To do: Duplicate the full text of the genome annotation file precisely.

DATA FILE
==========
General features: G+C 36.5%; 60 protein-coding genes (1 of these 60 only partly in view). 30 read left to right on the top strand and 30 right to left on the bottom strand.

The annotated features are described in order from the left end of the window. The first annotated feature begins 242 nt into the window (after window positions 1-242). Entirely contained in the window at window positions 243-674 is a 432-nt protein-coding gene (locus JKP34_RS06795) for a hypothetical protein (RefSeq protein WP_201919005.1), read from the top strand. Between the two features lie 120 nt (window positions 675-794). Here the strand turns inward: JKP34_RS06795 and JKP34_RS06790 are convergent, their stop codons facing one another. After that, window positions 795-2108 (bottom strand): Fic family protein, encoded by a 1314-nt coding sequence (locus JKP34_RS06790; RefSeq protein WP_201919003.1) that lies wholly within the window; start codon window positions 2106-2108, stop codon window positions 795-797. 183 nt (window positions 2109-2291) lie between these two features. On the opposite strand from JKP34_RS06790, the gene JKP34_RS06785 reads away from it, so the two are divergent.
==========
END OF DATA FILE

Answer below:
General features: G+C 36.5%; 60 protein-coding genes (1 of these 60 only partly in view). 30 read left to right on the top strand and 30 right to left on the bottom strand.

The annotated features are described in order from the left end of the window. The first annotated feature begins 242 nt into the window (after window positions 1-242). Entirely contained in the window at window positions 243-674 is a 432-nt protein-coding gene (locus JKP34_RS06795) for a hypothetical protein (RefSeq protein WP_201919005.1), read from the top strand. Between the two features lie 120 nt (window positions 675-794). Here the strand turns inward: JKP34_RS06795 and JKP34_RS06790 are convergent, their stop codons facing one another. After that, window positions 795-2108 (bottom strand): Fic family protein, encoded by a 1314-nt coding sequence (locus JKP34_RS06790; RefSeq protein WP_201919003.1) that lies wholly within the window; start codon window positions 2106-2108, stop codon window positions 795-797. 183 nt (window positions 2109-2291) lie between these two features. On the opposite strand from JKP34_RS06790, the gene JKP34_RS06785 reads away from it, so the two are divergent.